What I learned from a tough book

Jodi Picoult’s Nineteen Minutes caught me off guard. Not in its subject matter, which I knew would be emotionally difficult, but by the freshness of the read. The words, thoughts, and characters’ feelings struck me with their strength and honesty. Drawn in from the beginning, I forgot I’d read the book before. Every scene was fresh as it unfolded. Every scene spoke of teenage or adult angst. Every scene poured forth human vulnerability.

Nineteen Minutes by Jodi Picoult

Nineteen Minutes by Jodi Picoult

Picoult guided me through the horrific events of a high school shooting by way of the shared history of the shooter and his victims. Although fiction, similar events have occurred throughout our country. I safely explored them through the distancing lens of a novel. The characters could have been real. The emotions I felt certainly were.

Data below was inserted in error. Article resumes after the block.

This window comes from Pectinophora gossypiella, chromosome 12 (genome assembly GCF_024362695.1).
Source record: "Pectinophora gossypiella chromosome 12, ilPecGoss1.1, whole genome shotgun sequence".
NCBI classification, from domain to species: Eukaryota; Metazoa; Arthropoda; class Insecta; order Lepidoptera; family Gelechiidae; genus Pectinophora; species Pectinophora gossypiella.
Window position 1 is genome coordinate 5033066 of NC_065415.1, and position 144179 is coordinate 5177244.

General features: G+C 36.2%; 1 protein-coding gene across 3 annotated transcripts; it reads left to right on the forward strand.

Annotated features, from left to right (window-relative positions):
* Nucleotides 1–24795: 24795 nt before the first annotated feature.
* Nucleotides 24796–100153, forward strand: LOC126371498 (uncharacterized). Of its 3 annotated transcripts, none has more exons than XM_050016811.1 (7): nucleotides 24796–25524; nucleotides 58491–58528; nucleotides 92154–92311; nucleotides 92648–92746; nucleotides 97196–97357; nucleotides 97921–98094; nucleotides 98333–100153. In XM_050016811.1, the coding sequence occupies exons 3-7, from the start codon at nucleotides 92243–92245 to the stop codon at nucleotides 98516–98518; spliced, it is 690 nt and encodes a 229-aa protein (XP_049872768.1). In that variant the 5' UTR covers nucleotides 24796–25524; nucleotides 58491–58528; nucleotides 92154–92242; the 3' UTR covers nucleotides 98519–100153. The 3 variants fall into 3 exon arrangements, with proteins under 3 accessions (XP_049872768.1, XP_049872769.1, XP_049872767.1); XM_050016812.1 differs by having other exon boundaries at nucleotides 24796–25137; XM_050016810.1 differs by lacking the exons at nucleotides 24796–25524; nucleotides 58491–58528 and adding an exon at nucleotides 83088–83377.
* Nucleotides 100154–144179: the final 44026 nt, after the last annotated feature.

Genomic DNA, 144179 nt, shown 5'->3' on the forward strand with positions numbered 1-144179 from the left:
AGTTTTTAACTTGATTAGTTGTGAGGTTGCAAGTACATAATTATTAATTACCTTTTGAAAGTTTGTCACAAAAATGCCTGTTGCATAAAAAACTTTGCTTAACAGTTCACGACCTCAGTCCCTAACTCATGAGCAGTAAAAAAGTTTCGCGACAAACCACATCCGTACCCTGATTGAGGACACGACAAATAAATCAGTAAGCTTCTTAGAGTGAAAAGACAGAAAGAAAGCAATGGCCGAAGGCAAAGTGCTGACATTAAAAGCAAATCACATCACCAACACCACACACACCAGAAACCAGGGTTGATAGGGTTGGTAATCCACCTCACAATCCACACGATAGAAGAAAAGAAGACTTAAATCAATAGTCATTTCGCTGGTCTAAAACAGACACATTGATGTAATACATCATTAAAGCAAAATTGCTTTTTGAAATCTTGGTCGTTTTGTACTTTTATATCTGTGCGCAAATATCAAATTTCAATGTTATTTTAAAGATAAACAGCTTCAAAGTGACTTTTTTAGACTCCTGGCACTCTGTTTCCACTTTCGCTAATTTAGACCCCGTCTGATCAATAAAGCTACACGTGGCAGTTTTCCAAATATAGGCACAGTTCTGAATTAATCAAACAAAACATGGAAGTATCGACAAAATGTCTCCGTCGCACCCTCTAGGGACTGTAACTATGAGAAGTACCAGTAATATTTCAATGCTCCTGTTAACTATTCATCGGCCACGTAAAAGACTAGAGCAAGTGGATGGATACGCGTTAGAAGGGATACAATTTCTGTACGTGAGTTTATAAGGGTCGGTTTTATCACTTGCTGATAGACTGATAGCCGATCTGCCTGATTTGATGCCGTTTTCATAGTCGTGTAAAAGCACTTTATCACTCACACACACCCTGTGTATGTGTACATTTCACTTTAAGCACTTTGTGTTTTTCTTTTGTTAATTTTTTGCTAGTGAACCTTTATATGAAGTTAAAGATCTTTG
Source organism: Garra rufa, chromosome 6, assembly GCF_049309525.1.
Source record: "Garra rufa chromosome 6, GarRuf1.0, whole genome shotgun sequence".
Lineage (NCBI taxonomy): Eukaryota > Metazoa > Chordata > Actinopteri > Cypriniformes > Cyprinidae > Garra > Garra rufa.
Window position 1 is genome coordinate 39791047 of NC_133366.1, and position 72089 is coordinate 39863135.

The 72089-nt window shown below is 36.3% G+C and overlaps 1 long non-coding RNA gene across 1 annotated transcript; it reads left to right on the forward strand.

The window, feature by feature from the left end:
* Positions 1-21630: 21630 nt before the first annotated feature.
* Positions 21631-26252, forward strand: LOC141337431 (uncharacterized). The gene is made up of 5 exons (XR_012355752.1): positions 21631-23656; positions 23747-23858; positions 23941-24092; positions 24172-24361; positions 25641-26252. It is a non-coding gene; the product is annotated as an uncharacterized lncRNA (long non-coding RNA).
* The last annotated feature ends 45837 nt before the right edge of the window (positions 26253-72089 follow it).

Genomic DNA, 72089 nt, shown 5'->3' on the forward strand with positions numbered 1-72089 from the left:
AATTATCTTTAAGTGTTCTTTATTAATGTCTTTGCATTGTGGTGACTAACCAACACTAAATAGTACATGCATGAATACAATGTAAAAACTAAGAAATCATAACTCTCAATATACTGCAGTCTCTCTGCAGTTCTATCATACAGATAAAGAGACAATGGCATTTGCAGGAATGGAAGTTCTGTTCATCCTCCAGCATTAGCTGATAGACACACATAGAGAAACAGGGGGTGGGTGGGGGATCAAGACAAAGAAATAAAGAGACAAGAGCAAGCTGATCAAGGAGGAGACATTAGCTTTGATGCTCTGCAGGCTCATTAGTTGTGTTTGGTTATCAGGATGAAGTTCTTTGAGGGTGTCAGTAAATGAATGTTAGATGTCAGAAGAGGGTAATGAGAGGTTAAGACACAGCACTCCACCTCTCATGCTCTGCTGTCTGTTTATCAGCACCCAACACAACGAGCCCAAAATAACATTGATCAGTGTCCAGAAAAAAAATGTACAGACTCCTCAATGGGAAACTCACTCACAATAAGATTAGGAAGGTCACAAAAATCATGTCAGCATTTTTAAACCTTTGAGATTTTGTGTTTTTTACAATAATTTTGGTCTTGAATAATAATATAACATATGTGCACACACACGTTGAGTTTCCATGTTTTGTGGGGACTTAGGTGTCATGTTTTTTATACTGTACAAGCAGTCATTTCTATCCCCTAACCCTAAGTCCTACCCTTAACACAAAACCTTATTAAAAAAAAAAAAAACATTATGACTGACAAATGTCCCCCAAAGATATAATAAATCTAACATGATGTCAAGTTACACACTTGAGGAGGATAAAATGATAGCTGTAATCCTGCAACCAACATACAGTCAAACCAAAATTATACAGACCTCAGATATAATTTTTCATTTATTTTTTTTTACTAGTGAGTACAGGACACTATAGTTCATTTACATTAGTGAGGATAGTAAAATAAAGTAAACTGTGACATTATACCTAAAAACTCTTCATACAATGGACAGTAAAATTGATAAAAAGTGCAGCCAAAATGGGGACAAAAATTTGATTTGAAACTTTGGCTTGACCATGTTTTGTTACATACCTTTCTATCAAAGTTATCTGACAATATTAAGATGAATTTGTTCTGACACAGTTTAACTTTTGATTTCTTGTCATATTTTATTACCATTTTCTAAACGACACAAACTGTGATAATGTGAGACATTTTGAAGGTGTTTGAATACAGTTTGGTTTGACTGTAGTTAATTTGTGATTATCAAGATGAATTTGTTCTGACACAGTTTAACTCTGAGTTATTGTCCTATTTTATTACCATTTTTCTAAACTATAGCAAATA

In reading Nineteen Minutes, I learned something about the horrors we can inflict on each other and the mind’s capacity to forget in order to protect us. This book made me more patient and compassionate with others. I’d rather not add to someone else’s pain. A book that changes a person for the better is a good one.

What books have made you better? In what way?


Filed under Books

2 responses to “What I learned from a tough book

  1. I felt the same way about “Heart Warriors” by Amanda Rose Adams, although hers was a real-life story. Adams openly shares her heart in this book about her son, who was born with only half a heart. In the first seven years of his life he has had twelve major surgeries, any of which could have ended in his death. Between surgeries, every breath could have been his last. The reader sees a breathtaking picture of her terrible anxiety for her son alongside her overwhelming love for him. It reminded me of the heights and depths of God’s love for us and how He must ache when we choose behavior that keeps His blessings from flowing into our lives. It also challenged me to step into relationships with people rather than pulling away because it might get a little messy.